Wednesday, July 17, 2013


Last time I wrote that my first poems were cinquains (unrhymed, five-line, twenty-two-syllable poems) which my sixth-grade teacher taught us to write.  I thought I was creating fancy French-styled poems (pretty heady stuff!).  It took me a quarter of a century to discover that the cinquain is not a French invention but was conceived by an American woman named Adelaide Crapsey.

I first encountered this young woman in a book about the sanatorium at Saranac Lake in upstate New York.  Founded in 1884, it became a famous center for the open-air treatment of tuberculosis.  Robert Louis Stevenson had been a patient there in the winter of 1887 – 88 and it is where he wrote Master of Ballantrae.  Crapsey, diagnosed with tuberculosis of the brain lining, also went to Saranac for treatment.

Adelaide Crapsey’s poems (her whole poetic output, less than one hundred poems) most often speak of death and dying.  Diagnosed with fatal tuberculosis in 1911, she began writing cinquains in the same year.  These poems reflect her knowledge of her own impending death.  The form itself (the gradual increase of syllables from lines one through four, followed by the short final line) is a metaphor for the life of this young woman — a brief life, cut short.  She continued writing poetry up to the end of her life, even from her room in the sanatorium at Saranac Lake.  Not until after her death in 1914 (at the age of 33) were her poems published.

Here’s a link to an excellent article, from The Guardian, on Adelaide Crapsey and two of her cinquains:
Click here for the article.

Three of Adelaide Crapsey’s cinquains:


Keep thou
Thy tearless watch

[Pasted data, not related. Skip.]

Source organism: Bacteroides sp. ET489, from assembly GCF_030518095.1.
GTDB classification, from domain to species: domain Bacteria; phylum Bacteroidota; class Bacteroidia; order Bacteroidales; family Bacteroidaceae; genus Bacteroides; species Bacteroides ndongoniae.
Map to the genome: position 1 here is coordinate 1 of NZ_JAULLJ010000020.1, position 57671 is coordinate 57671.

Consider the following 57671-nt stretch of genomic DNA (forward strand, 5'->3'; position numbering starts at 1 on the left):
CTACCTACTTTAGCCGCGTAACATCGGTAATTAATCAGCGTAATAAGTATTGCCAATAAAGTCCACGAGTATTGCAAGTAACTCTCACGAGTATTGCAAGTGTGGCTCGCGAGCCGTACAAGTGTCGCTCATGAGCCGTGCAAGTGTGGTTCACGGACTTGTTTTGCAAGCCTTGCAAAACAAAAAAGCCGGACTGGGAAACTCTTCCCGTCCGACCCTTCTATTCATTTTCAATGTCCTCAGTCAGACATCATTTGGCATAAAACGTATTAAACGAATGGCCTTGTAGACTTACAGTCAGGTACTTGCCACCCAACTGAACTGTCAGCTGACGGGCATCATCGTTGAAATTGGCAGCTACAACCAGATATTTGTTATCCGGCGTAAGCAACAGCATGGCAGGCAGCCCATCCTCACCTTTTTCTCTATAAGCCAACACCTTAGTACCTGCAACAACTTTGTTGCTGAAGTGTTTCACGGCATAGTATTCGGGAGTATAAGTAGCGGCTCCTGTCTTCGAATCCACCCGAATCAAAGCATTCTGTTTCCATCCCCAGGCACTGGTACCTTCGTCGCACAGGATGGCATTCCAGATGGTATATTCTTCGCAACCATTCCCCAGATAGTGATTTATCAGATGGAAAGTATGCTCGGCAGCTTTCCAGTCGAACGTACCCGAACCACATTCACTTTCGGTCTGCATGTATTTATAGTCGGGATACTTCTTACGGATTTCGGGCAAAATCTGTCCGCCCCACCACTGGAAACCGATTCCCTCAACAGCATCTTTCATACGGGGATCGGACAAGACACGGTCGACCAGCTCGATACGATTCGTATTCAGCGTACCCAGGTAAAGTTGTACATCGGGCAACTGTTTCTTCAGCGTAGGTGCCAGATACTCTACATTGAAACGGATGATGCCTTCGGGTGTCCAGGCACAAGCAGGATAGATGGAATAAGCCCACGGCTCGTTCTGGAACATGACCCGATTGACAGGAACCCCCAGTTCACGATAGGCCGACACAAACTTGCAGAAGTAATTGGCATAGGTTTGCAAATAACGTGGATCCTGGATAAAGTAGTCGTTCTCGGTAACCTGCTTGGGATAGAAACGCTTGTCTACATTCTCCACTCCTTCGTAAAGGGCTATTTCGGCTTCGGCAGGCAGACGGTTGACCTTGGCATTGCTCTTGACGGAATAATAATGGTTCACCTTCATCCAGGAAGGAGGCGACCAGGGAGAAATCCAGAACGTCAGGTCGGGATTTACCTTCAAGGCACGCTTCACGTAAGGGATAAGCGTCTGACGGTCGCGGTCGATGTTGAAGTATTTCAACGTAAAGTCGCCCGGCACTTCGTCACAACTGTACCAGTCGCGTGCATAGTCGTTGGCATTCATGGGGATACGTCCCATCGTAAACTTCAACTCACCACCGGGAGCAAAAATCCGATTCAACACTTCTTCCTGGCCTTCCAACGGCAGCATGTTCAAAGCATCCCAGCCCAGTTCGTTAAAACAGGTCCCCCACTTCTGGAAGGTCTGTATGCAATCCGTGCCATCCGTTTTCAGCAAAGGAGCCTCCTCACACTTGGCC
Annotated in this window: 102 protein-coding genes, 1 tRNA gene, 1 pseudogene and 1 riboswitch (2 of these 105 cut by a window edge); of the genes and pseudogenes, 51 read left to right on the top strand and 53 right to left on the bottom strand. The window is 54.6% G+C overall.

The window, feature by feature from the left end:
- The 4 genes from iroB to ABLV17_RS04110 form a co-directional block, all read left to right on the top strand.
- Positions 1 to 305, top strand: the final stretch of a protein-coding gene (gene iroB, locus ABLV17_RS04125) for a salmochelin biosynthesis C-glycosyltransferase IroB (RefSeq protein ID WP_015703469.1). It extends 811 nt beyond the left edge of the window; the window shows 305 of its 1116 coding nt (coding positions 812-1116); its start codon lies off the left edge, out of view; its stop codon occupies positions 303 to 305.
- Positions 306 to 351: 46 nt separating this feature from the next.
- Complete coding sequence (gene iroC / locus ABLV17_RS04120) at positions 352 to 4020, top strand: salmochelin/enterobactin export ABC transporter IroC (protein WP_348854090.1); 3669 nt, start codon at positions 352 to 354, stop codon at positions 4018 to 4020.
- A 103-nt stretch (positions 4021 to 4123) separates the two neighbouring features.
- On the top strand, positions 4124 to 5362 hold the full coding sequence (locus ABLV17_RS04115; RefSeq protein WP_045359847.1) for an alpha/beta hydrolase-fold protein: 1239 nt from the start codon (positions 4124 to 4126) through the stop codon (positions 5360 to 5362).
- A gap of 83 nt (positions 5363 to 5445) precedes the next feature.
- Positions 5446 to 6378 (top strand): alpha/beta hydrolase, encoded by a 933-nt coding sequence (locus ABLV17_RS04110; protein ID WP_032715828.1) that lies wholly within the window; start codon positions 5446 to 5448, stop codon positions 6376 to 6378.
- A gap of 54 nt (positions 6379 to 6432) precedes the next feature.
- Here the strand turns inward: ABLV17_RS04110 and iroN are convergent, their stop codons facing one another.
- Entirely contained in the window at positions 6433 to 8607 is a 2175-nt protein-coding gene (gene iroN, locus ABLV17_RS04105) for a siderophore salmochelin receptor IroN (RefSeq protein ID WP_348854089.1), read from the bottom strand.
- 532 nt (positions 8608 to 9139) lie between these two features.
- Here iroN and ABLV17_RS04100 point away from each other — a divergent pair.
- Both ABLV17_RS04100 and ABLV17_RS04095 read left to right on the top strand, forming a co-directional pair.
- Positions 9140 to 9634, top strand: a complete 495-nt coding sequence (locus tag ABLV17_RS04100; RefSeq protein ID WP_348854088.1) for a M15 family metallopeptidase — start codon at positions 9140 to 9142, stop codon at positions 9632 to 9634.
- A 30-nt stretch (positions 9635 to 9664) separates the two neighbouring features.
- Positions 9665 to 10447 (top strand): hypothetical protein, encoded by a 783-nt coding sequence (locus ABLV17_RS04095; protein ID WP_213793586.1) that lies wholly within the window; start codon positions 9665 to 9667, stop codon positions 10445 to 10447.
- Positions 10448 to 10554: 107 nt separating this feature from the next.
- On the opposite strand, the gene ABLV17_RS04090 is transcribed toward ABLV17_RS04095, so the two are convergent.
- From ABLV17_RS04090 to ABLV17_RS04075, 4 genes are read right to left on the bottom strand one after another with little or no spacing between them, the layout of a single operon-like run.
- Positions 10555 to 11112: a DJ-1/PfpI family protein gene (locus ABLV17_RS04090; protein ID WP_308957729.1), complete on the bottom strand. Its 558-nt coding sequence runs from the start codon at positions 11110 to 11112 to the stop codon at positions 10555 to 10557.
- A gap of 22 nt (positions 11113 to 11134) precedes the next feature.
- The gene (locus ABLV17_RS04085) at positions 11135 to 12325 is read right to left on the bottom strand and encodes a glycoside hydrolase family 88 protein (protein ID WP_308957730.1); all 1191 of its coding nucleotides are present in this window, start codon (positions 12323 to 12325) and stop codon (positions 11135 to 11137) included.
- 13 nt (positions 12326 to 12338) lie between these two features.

All night but when blue-dawn
Breathes on the silver moon, then weep!
Then weep!


Still as
On windless nights
The moon-cast shadows are,
So still will be my heart when I
Am dead.

Guardian of the Treasure of Solomon
And Keeper of the Prophet’s Armour

My tent
A vapour that
The wind dispels and but
As dust before the wind am I

Wednesday, July 3, 2013


I’m often asked, when did you begin to write poetry?

I started writing poetry in elementary school when my teacher announced to our sixth-grade class that her students would begin to compose poems.  All of us eleven-year-old were skeptical.

This wonderful teacher showed us how to create a cinquain, an unrhymed, five-line, twenty-two-syllable poem.  The form begins with a two-syllable first line (with four syllables for the second, six for the third, eight for the fourth and back to two syllables in the final line).  We counted; we wrote.  We tried to keep our language spare: to capture a moment, an image or a single emotion.  (I went more for a description of a place.)

I knew that cinq means five in French and truly believed I was creating a poem in a French poetic style, or form.  This was mind-boggling stuff (me — writing a poem in a French mode!), and very seductive.

It took me many (many) years to find out that the cinquain is actually an American, not French, invention — and devised by a woman.

Here's how to write this popular, and simple, form: you can use syllables (2, 4, 6, 8, 2) or, at its easiest, words:

The first line (frequently the same as the title) is 1 word.
The second line uses 2 adjectives (often describing the     title).
The third line contains 3 words, usually gerunds (ending in “ing”) that show action and/or tell the reader more about the poem’s subject.
The fourth line has 4 words that can show emotions about the subject and may be individual words or a phrase — or they may make a complete sentence.
The fifth, and last, line is 1 word that’s a synonym of the title or similar to it.

Try you hand at this delightful poetic form.